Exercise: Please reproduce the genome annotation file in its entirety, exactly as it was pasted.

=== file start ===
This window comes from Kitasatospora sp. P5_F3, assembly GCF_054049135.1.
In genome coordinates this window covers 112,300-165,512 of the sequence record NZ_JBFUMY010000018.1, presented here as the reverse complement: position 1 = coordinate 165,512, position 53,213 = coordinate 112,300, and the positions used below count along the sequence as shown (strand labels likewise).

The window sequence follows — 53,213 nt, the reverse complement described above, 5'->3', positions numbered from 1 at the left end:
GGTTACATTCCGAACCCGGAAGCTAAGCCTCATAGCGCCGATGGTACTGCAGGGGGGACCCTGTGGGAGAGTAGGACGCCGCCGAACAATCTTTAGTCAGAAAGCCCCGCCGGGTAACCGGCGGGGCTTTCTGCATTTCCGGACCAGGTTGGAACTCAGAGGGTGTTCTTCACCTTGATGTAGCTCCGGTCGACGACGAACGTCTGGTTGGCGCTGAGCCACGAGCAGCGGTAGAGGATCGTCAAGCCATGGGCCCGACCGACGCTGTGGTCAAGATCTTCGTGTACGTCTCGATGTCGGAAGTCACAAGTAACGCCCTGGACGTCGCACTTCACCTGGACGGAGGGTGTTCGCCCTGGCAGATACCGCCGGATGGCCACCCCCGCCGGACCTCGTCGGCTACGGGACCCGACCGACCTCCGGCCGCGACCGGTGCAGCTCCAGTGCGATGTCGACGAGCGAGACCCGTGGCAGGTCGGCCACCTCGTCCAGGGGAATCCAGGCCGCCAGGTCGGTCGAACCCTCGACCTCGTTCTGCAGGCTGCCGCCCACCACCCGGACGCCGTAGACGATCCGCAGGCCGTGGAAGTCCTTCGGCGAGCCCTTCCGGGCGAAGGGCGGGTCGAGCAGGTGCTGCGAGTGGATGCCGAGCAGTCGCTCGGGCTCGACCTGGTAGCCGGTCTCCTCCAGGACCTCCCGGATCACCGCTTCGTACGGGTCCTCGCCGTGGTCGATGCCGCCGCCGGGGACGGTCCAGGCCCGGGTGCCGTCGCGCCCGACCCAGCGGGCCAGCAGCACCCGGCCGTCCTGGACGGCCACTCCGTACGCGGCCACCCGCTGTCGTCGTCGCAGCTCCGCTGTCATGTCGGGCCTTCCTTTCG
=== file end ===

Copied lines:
This window comes from Kitasatospora sp. P5_F3, assembly GCF_054049135.1.
In genome coordinates this window covers 112,300-165,512 of the sequence record NZ_JBFUMY010000018.1, presented here as the reverse complement: position 1 = coordinate 165,512, position 53,213 = coordinate 112,300, and the positions used below count along the sequence as shown (strand labels likewise).

The window sequence follows — 53,213 nt, the reverse complement described above, 5'->3', positions numbered from 1 at the left end:
GGTTACATTCCGAACCCGGAAGCTAAGCCTCATAGCGCCGATGGTACTGCAGGGGGGACCCTGTGGGAGAGTAGGACGCCGCCGAACAATCTTTAGTCAGAAAGCCCCGCCGGGTAACCGGCGGGGCTTTCTGCATTTCCGGACCAGGTTGGAACTCAGAGGGTGTTCTTCACCTTGATGTAGCTCCGGTCGACGACGAACGTCTGGTTGGCGCTGAGCCACGAGCAGCGGTAGAGGATCGTCAAGCCATGGGCCCGACCGACGCTGTGGTCAAGATCTTCGTGTACGTCTCGATGTCGGAAGTCACAAGTAACGCCCTGGACGTCGCACTTCACCTGGACGGAGGGTGTTCGCCCTGGCAGATACCGCCGGATGGCCACCCCCGCCGGACCTCGTCGGCTACGGGACCCGACCGACCTCCGGCCGCGACCGGTGCAGCTCCAGTGCGATGTCGACGAGCGAGACCCGTGGCAGGTCGGCCACCTCGTCCAGGGGAATCCAGGCCGCCAGGTCGGTCGAACCCTCGACCTCGTTCTGCAGGCTGCCGCCCACCACCCGGACGCCGTAGACGATCCGCAGGCCGTGGAAGTCCTTCGGCGAGCCCTTCCGGGCGAAGGGCGGGTCGAGCAGGTGCTGCGAGTGGATGCCGAGCAGTCGCTCGGGCTCGACCTGGTAGCCGGTCTCCTCCAGGACCTCCCGGATCACCGCTTCGTACGGGTCCTCGCCGTGGTCGATGCCGCCGCCGGGGACGGTCCAGGCCCGGGTGCCGTCGCGCCCGACCCAGCGGGCCAGCAGCACCCGGCCGTCCTGGACGGCCACTCCGTACGCGGCCACCCGCTGTCGTCGTCGCAGCTCCGCTGTCATGTCGGGCCTTCCTTTCG